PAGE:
Africa: Evidence of Iron Starvation in Sea Food Chain Worries Climate and Ocean Scientists
Something very odd seems to be happening in the Southern Ocean, that vast body of cold sea water surrounding Antarctica which absorbs heat and carbon dioxide from the atmosphere.
A new research project led by ocean scientists in South Africa suggests that there has been a significant, five-fold increase in “iron stress” in phytoplankton in the Southern Ocean over the last 26 years.
That might not seem a big deal to most people… until you consider that iron is an essential micronutrient for phytoplankton, which form the base of the entire sea food chain.
Phytoplankton are tiny, single-celled sea plants. They float by the thousands in almost every drop of water close to the ocean surface. Much like trees on the mainland, these microscopic plants take up carbon dioxide, make carbohydrates using energy from the sun, and release oxygen.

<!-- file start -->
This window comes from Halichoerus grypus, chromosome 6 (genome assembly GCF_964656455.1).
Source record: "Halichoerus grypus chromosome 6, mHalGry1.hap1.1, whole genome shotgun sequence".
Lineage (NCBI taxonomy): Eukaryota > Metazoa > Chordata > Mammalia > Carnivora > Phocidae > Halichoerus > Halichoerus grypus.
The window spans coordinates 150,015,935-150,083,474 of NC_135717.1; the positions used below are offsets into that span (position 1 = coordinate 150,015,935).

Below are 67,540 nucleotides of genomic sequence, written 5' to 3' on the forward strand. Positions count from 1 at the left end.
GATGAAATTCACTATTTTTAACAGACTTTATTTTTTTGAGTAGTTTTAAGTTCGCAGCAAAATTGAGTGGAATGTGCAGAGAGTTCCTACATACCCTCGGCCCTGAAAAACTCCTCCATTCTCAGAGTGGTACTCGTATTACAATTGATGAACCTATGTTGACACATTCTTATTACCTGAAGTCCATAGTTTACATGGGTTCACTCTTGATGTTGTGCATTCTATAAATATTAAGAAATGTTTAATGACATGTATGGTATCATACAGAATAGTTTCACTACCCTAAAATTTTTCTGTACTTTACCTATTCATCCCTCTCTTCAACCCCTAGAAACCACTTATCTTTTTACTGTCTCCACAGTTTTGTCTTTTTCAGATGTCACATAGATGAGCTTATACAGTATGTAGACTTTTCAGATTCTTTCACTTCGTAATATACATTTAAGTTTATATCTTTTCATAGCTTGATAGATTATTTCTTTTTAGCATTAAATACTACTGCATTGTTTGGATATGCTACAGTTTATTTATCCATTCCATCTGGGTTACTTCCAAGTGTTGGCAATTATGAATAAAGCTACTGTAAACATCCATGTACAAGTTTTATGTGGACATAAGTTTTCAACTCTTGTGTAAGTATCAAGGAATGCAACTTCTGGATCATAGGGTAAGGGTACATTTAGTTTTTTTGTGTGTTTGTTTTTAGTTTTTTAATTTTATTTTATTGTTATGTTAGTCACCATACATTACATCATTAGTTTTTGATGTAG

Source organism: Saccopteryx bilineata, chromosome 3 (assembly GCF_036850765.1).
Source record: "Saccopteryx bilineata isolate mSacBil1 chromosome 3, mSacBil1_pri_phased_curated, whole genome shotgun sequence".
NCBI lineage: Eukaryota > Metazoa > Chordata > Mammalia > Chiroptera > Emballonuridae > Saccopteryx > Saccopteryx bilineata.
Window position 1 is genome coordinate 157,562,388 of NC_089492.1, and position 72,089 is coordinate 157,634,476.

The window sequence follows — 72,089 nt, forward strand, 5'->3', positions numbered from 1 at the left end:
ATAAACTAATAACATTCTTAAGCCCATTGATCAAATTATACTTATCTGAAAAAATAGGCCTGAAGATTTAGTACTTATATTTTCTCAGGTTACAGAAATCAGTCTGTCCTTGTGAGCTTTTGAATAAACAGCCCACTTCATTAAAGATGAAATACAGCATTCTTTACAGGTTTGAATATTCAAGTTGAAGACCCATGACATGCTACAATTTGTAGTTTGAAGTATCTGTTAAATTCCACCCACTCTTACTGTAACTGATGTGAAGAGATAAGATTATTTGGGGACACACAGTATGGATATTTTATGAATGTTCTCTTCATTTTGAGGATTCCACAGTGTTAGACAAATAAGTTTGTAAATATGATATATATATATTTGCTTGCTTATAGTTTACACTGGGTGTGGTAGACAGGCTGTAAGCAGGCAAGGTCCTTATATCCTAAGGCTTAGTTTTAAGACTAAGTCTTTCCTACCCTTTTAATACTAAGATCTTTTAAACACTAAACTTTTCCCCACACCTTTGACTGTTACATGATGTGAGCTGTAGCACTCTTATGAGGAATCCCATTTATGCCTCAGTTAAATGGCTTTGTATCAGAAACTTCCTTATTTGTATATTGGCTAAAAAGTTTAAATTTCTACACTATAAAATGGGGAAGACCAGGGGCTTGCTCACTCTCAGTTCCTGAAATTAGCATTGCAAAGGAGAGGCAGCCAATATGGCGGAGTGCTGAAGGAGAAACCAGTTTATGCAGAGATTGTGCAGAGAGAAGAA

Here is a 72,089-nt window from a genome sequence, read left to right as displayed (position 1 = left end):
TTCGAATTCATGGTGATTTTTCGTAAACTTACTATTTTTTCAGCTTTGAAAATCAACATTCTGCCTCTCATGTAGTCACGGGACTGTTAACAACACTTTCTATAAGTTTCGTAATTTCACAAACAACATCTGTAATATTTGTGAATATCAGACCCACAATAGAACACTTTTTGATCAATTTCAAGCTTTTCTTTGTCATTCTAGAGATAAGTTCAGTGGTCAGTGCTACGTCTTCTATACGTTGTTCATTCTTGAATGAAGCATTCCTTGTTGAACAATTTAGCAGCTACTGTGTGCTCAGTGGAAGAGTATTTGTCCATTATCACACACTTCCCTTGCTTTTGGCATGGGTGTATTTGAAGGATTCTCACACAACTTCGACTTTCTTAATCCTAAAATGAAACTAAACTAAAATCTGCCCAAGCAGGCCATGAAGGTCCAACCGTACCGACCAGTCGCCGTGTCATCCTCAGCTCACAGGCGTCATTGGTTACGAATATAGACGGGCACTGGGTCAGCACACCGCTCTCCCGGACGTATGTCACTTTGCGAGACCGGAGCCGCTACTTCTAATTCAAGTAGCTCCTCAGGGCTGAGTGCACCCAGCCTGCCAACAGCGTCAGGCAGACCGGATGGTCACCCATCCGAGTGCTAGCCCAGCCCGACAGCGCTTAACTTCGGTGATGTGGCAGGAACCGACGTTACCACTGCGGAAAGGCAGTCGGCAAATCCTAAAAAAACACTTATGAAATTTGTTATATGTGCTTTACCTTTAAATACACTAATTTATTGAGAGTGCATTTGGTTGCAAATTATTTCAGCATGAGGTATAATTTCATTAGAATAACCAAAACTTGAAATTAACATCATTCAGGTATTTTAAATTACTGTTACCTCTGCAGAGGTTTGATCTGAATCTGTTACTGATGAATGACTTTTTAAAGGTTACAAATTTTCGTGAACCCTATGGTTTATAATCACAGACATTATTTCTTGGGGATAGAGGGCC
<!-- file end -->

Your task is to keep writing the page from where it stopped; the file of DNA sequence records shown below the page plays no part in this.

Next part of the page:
Critically, they provide food, directly or indirectly, for many other small sea creatures which eat these plants and eventually nourish much bigger creatures such as fish, seals and whales.
These microscopic sea plants are also responsible for cycling nearly half of the carbon dioxide on Earth through the process of photosynthesis, thereby helping to buffer the planet from the additional carbon loads of the human-driven climate crisis.
These are some of the reasons that the researchers are worried, because iron stress in this vast ocean may lead to a…